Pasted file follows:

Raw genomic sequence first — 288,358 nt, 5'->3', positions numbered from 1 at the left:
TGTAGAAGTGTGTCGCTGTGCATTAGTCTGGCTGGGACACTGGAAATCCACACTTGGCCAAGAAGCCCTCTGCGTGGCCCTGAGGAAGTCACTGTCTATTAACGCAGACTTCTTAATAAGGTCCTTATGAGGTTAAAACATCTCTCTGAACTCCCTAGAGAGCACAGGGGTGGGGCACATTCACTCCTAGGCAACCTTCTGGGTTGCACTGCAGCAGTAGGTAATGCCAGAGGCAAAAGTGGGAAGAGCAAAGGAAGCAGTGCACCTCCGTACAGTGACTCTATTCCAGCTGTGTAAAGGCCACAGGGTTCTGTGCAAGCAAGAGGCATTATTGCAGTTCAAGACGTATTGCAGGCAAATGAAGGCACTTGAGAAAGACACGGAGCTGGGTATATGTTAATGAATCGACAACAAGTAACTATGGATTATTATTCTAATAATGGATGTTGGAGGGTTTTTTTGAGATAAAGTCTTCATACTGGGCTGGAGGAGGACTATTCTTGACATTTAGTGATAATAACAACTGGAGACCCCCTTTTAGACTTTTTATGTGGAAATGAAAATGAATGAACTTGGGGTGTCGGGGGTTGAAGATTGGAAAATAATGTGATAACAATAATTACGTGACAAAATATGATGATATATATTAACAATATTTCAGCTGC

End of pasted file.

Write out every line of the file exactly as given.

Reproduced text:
Raw genomic sequence first — 288,358 nt, 5'->3', positions numbered from 1 at the left:
TGTAGAAGTGTGTCGCTGTGCATTAGTCTGGCTGGGACACTGGAAATCCACACTTGGCCAAGAAGCCCTCTGCGTGGCCCTGAGGAAGTCACTGTCTATTAACGCAGACTTCTTAATAAGGTCCTTATGAGGTTAAAACATCTCTCTGAACTCCCTAGAGAGCACAGGGGTGGGGCACATTCACTCCTAGGCAACCTTCTGGGTTGCACTGCAGCAGTAGGTAATGCCAGAGGCAAAAGTGGGAAGAGCAAAGGAAGCAGTGCACCTCCGTACAGTGACTCTATTCCAGCTGTGTAAAGGCCACAGGGTTCTGTGCAAGCAAGAGGCATTATTGCAGTTCAAGACGTATTGCAGGCAAATGAAGGCACTTGAGAAAGACACGGAGCTGGGTATATGTTAATGAATCGACAACAAGTAACTATGGATTATTATTCTAATAATGGATGTTGGAGGGTTTTTTTGAGATAAAGTCTTCATACTGGGCTGGAGGAGGACTATTCTTGACATTTAGTGATAATAACAACTGGAGACCCCCTTTTAGACTTTTTATGTGGAAATGAAAATGAATGAACTTGGGGTGTCGGGGGTTGAAGATTGGAAAATAATGTGATAACAATAATTACGTGACAAAATATGATGATATATATTAACAATATTTCAGCTGC